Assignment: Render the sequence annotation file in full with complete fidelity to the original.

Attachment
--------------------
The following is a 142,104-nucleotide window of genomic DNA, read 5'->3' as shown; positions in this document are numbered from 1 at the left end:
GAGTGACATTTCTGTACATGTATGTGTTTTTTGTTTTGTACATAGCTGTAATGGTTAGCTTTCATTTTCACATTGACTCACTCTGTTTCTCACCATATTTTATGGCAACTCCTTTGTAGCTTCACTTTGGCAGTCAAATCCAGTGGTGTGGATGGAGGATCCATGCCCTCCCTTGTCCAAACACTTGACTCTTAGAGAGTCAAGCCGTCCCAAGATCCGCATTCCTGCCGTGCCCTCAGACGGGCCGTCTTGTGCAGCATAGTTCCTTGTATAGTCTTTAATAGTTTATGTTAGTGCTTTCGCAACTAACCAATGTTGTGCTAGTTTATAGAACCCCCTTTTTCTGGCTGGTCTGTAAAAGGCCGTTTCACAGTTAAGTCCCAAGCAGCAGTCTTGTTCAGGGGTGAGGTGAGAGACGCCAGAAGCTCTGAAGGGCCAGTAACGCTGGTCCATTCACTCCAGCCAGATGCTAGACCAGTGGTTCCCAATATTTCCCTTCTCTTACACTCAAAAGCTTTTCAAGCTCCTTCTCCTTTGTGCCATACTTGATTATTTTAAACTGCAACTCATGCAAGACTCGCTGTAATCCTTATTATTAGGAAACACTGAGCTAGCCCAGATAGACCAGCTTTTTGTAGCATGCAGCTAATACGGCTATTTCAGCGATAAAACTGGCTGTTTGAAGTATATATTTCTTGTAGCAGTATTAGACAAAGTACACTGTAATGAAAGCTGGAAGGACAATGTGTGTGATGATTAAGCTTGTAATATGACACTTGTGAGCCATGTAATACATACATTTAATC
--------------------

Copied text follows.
The following is a 142,104-nucleotide window of genomic DNA, read 5'->3' as shown; positions in this document are numbered from 1 at the left end:
GAGTGACATTTCTGTACATGTATGTGTTTTTTGTTTTGTACATAGCTGTAATGGTTAGCTTTCATTTTCACATTGACTCACTCTGTTTCTCACCATATTTTATGGCAACTCCTTTGTAGCTTCACTTTGGCAGTCAAATCCAGTGGTGTGGATGGAGGATCCATGCCCTCCCTTGTCCAAACACTTGACTCTTAGAGAGTCAAGCCGTCCCAAGATCCGCATTCCTGCCGTGCCCTCAGACGGGCCGTCTTGTGCAGCATAGTTCCTTGTATAGTCTTTAATAGTTTATGTTAGTGCTTTCGCAACTAACCAATGTTGTGCTAGTTTATAGAACCCCCTTTTTCTGGCTGGTCTGTAAAAGGCCGTTTCACAGTTAAGTCCCAAGCAGCAGTCTTGTTCAGGGGTGAGGTGAGAGACGCCAGAAGCTCTGAAGGGCCAGTAACGCTGGTCCATTCACTCCAGCCAGATGCTAGACCAGTGGTTCCCAATATTTCCCTTCTCTTACACTCAAAAGCTTTTCAAGCTCCTTCTCCTTTGTGCCATACTTGATTATTTTAAACTGCAACTCATGCAAGACTCGCTGTAATCCTTATTATTAGGAAACACTGAGCTAGCCCAGATAGACCAGCTTTTTGTAGCATGCAGCTAATACGGCTATTTCAGCGATAAAACTGGCTGTTTGAAGTATATATTTCTTGTAGCAGTATTAGACAAAGTACACTGTAATGAAAGCTGGAAGGACAATGTGTGTGATGATTAAGCTTGTAATATGACACTTGTGAGCCATGTAATACATACATTTAATC